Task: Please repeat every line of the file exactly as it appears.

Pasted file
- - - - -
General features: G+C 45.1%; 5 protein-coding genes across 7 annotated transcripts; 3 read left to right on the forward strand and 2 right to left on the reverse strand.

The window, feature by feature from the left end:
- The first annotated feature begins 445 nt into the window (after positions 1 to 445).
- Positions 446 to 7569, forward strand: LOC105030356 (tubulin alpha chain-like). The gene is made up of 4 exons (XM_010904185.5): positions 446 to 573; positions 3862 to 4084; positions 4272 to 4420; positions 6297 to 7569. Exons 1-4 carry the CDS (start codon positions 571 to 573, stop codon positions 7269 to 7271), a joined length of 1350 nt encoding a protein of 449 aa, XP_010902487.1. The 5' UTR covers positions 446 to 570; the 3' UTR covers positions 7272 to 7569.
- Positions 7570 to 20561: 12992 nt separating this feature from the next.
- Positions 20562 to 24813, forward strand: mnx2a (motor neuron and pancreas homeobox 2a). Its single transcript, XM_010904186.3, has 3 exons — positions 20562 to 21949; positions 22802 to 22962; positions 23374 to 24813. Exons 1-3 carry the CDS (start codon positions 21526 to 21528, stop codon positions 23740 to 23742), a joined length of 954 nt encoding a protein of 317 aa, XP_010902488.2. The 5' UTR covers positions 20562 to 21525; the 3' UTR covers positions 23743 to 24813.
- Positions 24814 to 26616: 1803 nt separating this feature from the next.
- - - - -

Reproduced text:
General features: G+C 45.1%; 5 protein-coding genes across 7 annotated transcripts; 3 read left to right on the forward strand and 2 right to left on the reverse strand.

The window, feature by feature from the left end:
- The first annotated feature begins 445 nt into the window (after positions 1 to 445).
- Positions 446 to 7569, forward strand: LOC105030356 (tubulin alpha chain-like). The gene is made up of 4 exons (XM_010904185.5): positions 446 to 573; positions 3862 to 4084; positions 4272 to 4420; positions 6297 to 7569. Exons 1-4 carry the CDS (start codon positions 571 to 573, stop codon positions 7269 to 7271), a joined length of 1350 nt encoding a protein of 449 aa, XP_010902487.1. The 5' UTR covers positions 446 to 570; the 3' UTR covers positions 7272 to 7569.
- Positions 7570 to 20561: 12992 nt separating this feature from the next.
- Positions 20562 to 24813, forward strand: mnx2a (motor neuron and pancreas homeobox 2a). Its single transcript, XM_010904186.3, has 3 exons — positions 20562 to 21949; positions 22802 to 22962; positions 23374 to 24813. Exons 1-3 carry the CDS (start codon positions 21526 to 21528, stop codon positions 23740 to 23742), a joined length of 954 nt encoding a protein of 317 aa, XP_010902488.2. The 5' UTR covers positions 20562 to 21525; the 3' UTR covers positions 23743 to 24813.
- Positions 24814 to 26616: 1803 nt separating this feature from the next.